The COVID-19 pandemic has confronted research funders with unprecedented challenges. As evaluations of the funding allocated during the crisis get underway, knowledge-sharing will be key to drawing the right lessons for the future.

The process of setting up a research funding initiative may take up to several years from aim-definition and programme-design to the start of the research. The backbone of much of this process is based on well-tested and well-trusted processes of remote peer review and panel review, the latter of which typically involves extended in-person meetings of international expert groups.

The COVID-19 pandemic presented substantial challenges for these processes. Knowing how to deal with the novel disease became paramount for decision-makers. Time was of the essence, so funding processes had to be conducted much faster than usual while avoiding replications of projects already commissioned in other countries. Additionally, the different measures to mitigate the spread of the virus made it impossible to organise panel reviews as in-person events. Despite these constraints in both time and space, the review process still needed to safeguard scientific quality.

These challenges were largely unprecedented for public research funders. Only a handful of actors could build on some experience, for instance from the 2014 Ebola outbreak in Western Africa when funds were quickly made available to deploy scientists and develop the needed vaccines. All the more, it has been remarkable to see how quickly public funders reacted to the new circumstances.

Just one example of how decision-makers adapted and substantially accelerated their processes are the Swiss National Science Foundation’s National Research Programmes (NRPs), a funding instrument recently reviewed by Technopolis. Since the 1970s, NRPs have been launched about once a year on a variety of topics of importance to Swiss society, ranging from nanotechnology to gender equality. The entire process from deciding on a topic to the start of research can last up to 2-3 years. However, in early 2020, the decision was taken to launch an NRP on COVID-19, and research began within just a few months. There are many other examples of this type, both from public funders and private foundations.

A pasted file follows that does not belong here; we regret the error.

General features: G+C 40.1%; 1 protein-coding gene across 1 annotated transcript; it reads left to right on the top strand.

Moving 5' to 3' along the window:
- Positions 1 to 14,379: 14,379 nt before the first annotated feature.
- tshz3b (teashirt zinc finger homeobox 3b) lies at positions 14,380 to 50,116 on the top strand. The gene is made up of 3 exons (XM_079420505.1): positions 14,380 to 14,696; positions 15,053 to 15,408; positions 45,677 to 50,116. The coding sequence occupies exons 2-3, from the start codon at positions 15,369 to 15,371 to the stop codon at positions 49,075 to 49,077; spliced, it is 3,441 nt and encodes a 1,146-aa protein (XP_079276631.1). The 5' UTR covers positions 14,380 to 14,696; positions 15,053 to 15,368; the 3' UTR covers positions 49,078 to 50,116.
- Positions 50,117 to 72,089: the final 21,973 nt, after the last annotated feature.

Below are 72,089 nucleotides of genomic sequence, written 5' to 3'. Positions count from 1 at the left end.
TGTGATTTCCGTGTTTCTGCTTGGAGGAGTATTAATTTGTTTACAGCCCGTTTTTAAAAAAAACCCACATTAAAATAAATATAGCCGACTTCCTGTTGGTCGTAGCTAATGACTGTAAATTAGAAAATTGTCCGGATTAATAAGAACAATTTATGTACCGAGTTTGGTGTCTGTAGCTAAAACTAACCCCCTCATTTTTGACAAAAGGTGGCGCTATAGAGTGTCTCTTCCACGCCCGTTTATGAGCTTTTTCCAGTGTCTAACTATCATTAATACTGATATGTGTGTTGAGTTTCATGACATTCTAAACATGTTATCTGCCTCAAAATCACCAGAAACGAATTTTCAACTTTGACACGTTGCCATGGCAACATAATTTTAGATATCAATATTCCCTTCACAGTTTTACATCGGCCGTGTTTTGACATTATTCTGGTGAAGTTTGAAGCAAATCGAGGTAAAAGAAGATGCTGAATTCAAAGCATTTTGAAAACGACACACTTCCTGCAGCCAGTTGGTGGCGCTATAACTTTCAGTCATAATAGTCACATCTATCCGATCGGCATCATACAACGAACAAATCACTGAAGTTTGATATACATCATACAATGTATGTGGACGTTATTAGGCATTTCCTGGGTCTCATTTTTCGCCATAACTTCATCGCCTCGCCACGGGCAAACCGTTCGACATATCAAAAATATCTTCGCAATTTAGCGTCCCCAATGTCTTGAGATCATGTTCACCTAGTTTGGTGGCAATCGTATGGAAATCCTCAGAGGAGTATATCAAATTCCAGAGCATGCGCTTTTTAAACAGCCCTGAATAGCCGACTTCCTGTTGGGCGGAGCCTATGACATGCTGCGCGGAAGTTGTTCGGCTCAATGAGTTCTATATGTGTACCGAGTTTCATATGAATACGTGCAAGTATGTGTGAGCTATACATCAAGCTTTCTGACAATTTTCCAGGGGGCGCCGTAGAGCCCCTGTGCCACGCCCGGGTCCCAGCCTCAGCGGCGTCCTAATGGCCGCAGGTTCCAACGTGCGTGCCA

It is too early to say whether these rapid-response processes will remain as one-off events, or if the pandemic may in some ways change research funding processes in the long run. To give just one small example: post-pandemic, research funders may opt more often to conduct review panels remotely rather than in-person, now that this has been extensively ‘tested’. Cost-savings would be an obvious benefit, as would the ability to include a broader diversity of panellists, for example academics with personal caring responsibilities that may compromise their ability to travel.

More broadly, the pandemic has highlighted the growing role of research funders. Curiosity-driven ‘basic’ research remains as important as ever, as do innovation and business support. More recently, research funders have also focused increasing attention on thematic research to help tackle societal and ecological challenges. Now, it is clear that research funding systems should also be equipped to respond to emergencies that require a science-driven response – and such emergencies may of course happen again.

Looking to the future: a crisis toolkit for public research funders?

Transparency combined with a strong sense of solidarity and a willingness to share successes and failures could go a long way when it comes to drawing lessons from this pandemic for future crises. To be able to see what worked and what didn’t, governments, their agencies and other organisations should avoid any sense of ‘competition’ in the sense of who had the ‘best’ response, and instead carry out and share their evaluations in the spirit of co-learning.

Such knowledge exchange could even help build off-the-shelf emergency toolkits for public research funders. These might include pre-designed and proven processes which could rapidly be deployed whenever needed. This could profoundly improve the coordination between actors and increase the preparedness of ministries, governments and public agencies alike.

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